We like the idea of Earth Day and wonder why it doesn’t get more attention.
It is, after all, a day designed to generate support and heighten awareness of the need to protect the environment, and that’s a subject that affects everyone.
Who is not concerned about rising energy costs, the state’s ongoing drought, mounting litter and the need to find new, more cost-effective ways to do business?
We may think that there’s little we can do as individuals to find solutions to such problems, but the purpose of Earth Day is to remind us that the world is literally in our hands and that we can make a difference if we try.
The University of North Texas is emphasizing that point as it expands the traditional single-day event into Earth Week. Earth Day may have been Tuesday, but events planned in connection with the observance continue through Friday.
An educational forum designed to educate students and community members about hydraulic fracturing, commonly called “fracking,” is set for today, and local chef Mikel Lawrence will teach students how to make vegan sliders at the Mean Greens Cafe on Thursday.
The week will conclude Friday with a morning workshop on a new development concept called “Agriburbia” and a tree planting outside of the Murchison Performing Arts Center. A complete schedule of events can be found at https://sustainable.unt.edu/earthweek.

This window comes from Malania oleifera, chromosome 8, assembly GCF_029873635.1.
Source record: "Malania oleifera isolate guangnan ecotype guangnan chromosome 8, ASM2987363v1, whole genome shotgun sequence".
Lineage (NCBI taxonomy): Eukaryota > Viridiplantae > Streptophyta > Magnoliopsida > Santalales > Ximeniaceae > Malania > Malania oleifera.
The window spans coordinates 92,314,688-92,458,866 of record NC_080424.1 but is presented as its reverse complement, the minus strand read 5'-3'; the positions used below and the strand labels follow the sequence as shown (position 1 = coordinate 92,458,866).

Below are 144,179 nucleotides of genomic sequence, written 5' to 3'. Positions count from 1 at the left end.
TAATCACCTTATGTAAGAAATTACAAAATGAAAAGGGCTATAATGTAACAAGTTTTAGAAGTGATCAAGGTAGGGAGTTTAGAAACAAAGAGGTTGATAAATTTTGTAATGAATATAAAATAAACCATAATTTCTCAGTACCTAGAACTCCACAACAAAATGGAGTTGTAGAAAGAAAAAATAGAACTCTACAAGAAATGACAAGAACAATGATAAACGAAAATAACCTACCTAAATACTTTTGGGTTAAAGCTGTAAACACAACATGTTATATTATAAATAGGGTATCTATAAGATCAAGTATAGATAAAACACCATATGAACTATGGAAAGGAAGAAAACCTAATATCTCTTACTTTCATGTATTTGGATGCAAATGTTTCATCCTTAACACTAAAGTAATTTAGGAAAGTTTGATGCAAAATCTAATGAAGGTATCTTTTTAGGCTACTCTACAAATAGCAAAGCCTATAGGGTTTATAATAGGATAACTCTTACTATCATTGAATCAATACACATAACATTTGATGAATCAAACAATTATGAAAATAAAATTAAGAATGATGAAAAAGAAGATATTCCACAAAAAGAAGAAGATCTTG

The goal of the weeklong observance is to get people thinking, officials said.
“I think everything has something that students can take away from the events, so I feel like Earth Week is what you make of it,” said Nicole Cocco, UNT Sustainability outreach coordinator. “Hopefully, you can gain a different perspective about sustainability, meet new people and start conversations about these things.”
We commend UNT for sponsoring these events, and we encourage our readers to investigate other opportunities to learn how they can get involved. Many local organizations, including Keep Denton Beautiful (http://kdb.org/) and SCRAP Denton (http://www.scrapdenton.org/) offer plenty of programs designed to point people toward community improvement.
You don’t have to adorn your house with solar panels or adopt other extreme measures to make a difference — such simple strategies as recycling, planting a garden, adopting effective water conservation techniques, turning off unnecessary lights, unplugging electronics and appliances when not in use, adding insulation and weather stripping and keeping a close eye on the thermostat can help save money, energy and other resources.
When you stop and think about it, there’s a lot individuals can do to make the world a better place.
That’s the lesson of Earth Day — little changes can add up to make a big difference.